November 19, 2004




Countercultural 'Freedomland'


Amy Freed's "Freedomland," a Pulitzer Prize finalist, is only 7 years old, but already it's getting the kind of actor-showcase production typically reserved for routine desecrations of the works of Shepard or Shanley.


Based on this misbegotten rendition, one might wonder at the tastes of the Pulitzer committee. Even in its sleek 1997 production at South Coast Repertory, Freed's freewheeling family dramedy played like a post-hippie "Heartbreak House" -- an often witty, occasionally insightful look at millennial malaise among the overeducated that was as offhandedly engaging as it was unmemorably slight.


When Noah (Bill Dearth), who's a bit of a cross between Ken Kesey and Papa Hemingway, welcomes his three adult children back home for a weekend of bickering, bonding and assorted sortings-out, the gathering builds to a contrived confrontation between the old man and son Seth (Scott Brady), who represents the misdirected frustration of a generation raised in countercultural confusion.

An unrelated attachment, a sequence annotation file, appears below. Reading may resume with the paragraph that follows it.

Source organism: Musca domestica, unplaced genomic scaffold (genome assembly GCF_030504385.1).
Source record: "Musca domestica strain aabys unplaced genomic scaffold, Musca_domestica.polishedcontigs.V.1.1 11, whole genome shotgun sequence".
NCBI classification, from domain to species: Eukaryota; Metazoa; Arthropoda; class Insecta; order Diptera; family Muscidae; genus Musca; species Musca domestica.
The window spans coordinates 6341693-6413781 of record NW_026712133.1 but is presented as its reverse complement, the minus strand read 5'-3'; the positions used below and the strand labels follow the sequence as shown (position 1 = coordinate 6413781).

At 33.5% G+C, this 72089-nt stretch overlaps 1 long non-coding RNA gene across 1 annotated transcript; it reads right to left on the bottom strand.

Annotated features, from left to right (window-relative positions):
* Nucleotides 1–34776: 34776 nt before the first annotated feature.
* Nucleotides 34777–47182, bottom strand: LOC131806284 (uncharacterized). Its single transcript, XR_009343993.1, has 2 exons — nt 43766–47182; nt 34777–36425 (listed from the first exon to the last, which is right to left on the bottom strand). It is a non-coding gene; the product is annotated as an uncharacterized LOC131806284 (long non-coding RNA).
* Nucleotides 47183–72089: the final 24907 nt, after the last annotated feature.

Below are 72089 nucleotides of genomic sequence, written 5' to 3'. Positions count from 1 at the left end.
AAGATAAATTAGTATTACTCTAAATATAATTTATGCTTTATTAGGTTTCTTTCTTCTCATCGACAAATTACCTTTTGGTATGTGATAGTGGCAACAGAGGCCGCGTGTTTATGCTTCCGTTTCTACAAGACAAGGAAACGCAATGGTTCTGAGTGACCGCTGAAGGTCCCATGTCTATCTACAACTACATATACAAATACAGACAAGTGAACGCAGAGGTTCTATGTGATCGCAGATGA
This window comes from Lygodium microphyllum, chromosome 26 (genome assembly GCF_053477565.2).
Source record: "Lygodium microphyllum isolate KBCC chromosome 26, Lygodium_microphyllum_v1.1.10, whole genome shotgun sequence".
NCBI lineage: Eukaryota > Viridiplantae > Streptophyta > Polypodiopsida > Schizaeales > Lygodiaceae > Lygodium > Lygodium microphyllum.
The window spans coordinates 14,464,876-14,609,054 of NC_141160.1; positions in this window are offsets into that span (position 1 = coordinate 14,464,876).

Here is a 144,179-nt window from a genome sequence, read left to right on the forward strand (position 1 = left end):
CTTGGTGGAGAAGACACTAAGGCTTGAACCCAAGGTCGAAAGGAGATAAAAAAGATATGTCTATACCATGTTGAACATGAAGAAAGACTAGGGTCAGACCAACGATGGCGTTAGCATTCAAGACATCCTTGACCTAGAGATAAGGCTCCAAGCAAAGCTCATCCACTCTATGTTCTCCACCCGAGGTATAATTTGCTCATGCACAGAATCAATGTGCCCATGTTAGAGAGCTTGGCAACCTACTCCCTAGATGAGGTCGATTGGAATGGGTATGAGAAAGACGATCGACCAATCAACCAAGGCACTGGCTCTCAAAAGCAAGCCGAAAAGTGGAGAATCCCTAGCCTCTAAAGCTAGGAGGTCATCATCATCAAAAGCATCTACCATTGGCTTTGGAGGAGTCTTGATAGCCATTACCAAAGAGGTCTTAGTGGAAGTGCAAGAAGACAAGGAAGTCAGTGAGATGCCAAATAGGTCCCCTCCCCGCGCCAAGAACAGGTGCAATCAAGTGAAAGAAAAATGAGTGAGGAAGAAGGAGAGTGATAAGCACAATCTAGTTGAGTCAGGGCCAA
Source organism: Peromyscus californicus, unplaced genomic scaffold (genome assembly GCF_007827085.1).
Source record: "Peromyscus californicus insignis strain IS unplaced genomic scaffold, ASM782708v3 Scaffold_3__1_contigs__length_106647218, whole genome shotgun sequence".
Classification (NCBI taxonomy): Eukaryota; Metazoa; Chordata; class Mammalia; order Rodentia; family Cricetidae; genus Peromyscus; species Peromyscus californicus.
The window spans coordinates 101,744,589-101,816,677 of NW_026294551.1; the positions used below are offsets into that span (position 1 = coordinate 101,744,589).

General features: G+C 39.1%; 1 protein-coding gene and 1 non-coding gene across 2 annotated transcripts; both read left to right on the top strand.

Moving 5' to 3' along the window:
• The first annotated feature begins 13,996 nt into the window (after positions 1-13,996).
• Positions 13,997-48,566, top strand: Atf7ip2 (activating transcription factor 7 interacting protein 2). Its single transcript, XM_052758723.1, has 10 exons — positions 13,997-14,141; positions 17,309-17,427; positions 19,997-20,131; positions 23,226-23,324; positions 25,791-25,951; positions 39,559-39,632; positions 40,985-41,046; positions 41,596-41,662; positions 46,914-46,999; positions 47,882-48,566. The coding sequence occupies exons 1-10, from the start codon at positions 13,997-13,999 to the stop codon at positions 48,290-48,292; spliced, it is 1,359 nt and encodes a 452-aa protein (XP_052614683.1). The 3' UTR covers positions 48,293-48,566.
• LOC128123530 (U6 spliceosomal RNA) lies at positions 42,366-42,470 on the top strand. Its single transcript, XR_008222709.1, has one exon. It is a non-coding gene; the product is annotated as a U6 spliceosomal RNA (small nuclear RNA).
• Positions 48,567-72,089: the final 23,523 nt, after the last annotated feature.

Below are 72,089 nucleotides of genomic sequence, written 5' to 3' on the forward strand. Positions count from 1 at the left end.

Some of Freed's intergenerational comedy of missed connections comes through. But under David Barry's direction, no one onstage seems to quite know what they're saying, or exhibits any sense of what makes these smart, quirky people tick, let alone tick each other off.

--Rob Kendt


"Freedomland," 3KO Broadway Theatre Company at Sidewalk Studio Theatre, 4150 Riverside Drive, Burbank. 8 p.m. Fridays and Saturdays. Ends Dec. 18. (No performances Thanksgiving weekend.) $15. (818) 685-9939. Running time: 2 hours, 10 minutes.